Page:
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The Katerina Trilogy, Vol. I: The Gathering…

The Katerina Trilogy, Vol. I: The Gathering Storm (edition 2012)

by Robin Bridges (Author)

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2233774,761 (3.6)1
Title:The Katerina Trilogy, Vol. I: The Gathering Storm
Authors:Robin Bridges (Author)
Info:Delacorte Press (2012), 402 pages
Collections:Your library

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The Gathering Storm by Robin Bridges



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I have wanted to read this book since it came out. I just never got around to picking it up. Just so many books, so little time. So it has been sitting on my shelves for years. I recently got books two and three in the trilogy and decided now was the time to finally read it.

I didn’t go into this book with super high expectations because I haven’t really heard much about it. Actually, I don’t think I’ve heard much about the entire trilogy. This might have been a good thing because I ended up really enjoying it. I did have some trouble at first with the names and keeping all the characters straight. However, once I got the hang of it, I really go into the story. I didn’t want to put it down and read it in two days.

I was pleasantly surprised by this book and I can’t wait to read the next one, The Unfailing Light. ( )
  TheTreeReader | Mar 2, 2018 |
more reviews at: thegoddessofbooks.blogspot.com

I find the story of Princess Anastasia fascinating, and was excited to pick up a book about Russian royalty. When the subject of vampires first came up, I was all "meh." But then there were zombies, sorceresses, werewolves, and necromancers. I was all "exciting!" At the beginning Katerina snubs the romance books where the girl ends up falling for what she calls the "surly boy," but she falls for one herself. "Meh" again. But she also wants to be a doctor, and go to medical school, and she's necromancer. "Yay!" Oh, and that thing about "who will she give her heart to?" I'd worry about which side I'm going to fight for in a possible undead war before I went out looking for a husband. ( )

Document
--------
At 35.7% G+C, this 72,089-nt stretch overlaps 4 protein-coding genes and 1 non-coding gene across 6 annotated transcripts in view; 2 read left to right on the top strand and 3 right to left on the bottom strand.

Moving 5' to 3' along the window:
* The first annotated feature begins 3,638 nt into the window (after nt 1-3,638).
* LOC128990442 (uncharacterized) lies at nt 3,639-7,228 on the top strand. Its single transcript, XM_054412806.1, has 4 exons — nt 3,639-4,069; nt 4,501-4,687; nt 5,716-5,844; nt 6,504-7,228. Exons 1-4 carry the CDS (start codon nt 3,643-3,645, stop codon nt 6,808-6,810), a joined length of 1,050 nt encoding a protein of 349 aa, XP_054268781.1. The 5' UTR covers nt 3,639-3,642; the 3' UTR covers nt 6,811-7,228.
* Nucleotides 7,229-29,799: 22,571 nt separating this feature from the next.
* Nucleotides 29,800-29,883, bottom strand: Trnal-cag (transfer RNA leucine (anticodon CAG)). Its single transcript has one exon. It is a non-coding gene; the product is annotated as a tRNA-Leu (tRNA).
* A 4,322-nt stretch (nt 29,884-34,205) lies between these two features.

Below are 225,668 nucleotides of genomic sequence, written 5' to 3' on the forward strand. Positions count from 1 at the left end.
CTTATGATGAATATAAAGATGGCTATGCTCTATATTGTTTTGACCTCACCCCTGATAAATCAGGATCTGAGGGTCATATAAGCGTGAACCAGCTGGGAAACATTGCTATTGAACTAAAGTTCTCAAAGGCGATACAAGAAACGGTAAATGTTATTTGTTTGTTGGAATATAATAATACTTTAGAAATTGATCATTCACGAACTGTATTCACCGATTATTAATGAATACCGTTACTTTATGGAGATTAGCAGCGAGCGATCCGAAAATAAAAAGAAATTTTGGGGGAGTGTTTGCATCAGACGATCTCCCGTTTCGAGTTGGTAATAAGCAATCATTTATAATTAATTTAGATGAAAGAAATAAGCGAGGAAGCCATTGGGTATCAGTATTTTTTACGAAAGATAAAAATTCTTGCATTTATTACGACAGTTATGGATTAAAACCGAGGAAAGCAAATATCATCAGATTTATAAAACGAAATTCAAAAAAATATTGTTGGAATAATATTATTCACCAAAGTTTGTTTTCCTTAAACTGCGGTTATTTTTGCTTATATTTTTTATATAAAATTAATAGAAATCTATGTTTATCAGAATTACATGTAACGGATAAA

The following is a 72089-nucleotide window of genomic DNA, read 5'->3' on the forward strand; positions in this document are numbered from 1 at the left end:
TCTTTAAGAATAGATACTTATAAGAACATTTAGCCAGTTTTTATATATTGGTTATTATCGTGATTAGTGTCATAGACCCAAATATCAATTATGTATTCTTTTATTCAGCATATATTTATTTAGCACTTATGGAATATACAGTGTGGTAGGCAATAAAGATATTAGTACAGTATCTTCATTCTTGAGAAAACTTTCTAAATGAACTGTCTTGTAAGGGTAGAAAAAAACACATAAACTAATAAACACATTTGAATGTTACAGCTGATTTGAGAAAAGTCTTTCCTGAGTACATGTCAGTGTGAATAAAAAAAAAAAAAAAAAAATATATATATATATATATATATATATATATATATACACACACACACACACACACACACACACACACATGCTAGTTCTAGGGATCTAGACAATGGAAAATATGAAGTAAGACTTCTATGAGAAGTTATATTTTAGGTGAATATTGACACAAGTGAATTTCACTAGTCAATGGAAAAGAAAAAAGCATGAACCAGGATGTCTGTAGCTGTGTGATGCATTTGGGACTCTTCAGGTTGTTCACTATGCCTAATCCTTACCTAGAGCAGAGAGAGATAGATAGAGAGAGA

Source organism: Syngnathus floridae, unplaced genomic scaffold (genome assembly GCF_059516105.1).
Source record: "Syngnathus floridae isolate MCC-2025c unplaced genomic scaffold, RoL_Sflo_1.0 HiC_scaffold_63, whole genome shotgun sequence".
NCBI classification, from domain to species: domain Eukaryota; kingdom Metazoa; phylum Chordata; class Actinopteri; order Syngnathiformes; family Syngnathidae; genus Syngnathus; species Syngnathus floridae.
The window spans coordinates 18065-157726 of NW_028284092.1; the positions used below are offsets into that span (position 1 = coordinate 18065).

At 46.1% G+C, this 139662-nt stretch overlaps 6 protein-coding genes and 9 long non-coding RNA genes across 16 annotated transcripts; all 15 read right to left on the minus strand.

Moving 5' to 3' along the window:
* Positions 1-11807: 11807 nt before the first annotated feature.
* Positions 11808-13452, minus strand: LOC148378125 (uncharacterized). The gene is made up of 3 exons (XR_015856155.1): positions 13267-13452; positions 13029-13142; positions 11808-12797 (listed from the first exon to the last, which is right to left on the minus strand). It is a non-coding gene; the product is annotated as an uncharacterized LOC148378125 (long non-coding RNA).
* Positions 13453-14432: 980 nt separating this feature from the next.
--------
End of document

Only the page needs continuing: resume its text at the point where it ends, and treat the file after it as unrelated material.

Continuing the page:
captainbooknerd | Jan 11, 2018 |
I always approach authors writing about Russia or Russians with great trepidation, because there are very few of them who really know what they are talking about. The majority is happy with dancing bears and rivers of vodka. Robin Bridges, on the other hand, I loved!

I know a lot of people complained about difficult names and bizarre ceremonies, but to be honest, I haven't noticed any of that. Robin Bridges took a beautiful period in Russian history on the verge of great changes and created something magical and enchanting, twisting this or that historical detail to make it all look authentic.

There are secret societies and complicated treaties between vampires and fae living in St.Petersburg. Tsar Alexander is ready to go through a ritual which allows him to become an avatar of a legendary warrior to purge the country of a great evil slowly surrounding his capital. The vampiric Royal family from Montenegro is hoping to charm and ensnare Alexander's son to grab the power in Russia and inadvertently they awaken an ancient evil... Young cadets from aristocratic families, the personal guard of the royal family die one by one in gruesome attacks by a monstrous wolf and then come back as an army of living dead, and only young Katya with her unique gift of necromancy can stop all of these forces.